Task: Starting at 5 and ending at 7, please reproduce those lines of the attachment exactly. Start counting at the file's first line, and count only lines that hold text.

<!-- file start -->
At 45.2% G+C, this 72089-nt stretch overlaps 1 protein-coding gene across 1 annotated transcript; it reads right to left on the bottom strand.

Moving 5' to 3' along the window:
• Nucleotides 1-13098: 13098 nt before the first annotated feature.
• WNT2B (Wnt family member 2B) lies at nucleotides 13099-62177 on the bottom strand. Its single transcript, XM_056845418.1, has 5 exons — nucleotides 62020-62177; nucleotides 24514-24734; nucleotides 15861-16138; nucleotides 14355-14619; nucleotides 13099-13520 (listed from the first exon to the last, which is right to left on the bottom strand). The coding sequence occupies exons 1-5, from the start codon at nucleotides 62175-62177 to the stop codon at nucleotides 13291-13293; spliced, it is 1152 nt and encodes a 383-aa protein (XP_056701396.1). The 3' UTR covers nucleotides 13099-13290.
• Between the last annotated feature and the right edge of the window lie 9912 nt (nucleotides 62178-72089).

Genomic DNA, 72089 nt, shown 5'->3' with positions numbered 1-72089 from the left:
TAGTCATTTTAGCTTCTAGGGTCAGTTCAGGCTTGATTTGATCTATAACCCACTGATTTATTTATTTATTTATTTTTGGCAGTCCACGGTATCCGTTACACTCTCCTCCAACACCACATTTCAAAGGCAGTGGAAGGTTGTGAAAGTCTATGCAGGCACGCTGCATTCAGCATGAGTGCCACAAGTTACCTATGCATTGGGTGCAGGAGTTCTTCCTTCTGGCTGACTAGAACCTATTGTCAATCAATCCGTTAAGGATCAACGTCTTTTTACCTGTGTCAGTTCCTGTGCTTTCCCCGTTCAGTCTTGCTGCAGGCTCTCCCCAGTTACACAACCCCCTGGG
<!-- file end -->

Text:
• Between the last annotated feature and the right edge of the window lie 9912 nt (nucleotides 62178-72089).

Genomic DNA, 72089 nt, shown 5'->3' with positions numbered 1-72089 from the left:
TAGTCATTTTAGCTTCTAGGGTCAGTTCAGGCTTGATTTGATCTATAACCCACTGATTTATTTATTTATTTATTTTTGGCAGTCCACGGTATCCGTTACACTCTCCTCCAACACCACATTTCAAAGGCAGTGGAAGGTTGTGAAAGTCTATGCAGGCACGCTGCATTCAGCATGAGTGCCACAAGTTACCTATGCATTGGGTGCAGGAGTTCTTCCTTCTGGCTGACTAGAACCTATTGTCAATCAATCCGTTAAGGATCAACGTCTTTTTACCTGTGTCAGTTCCTGTGCTTTCCCCGTTCAGTCTTGCTGCAGGCTCTCCCCAGTTACACAACCCCCTGGG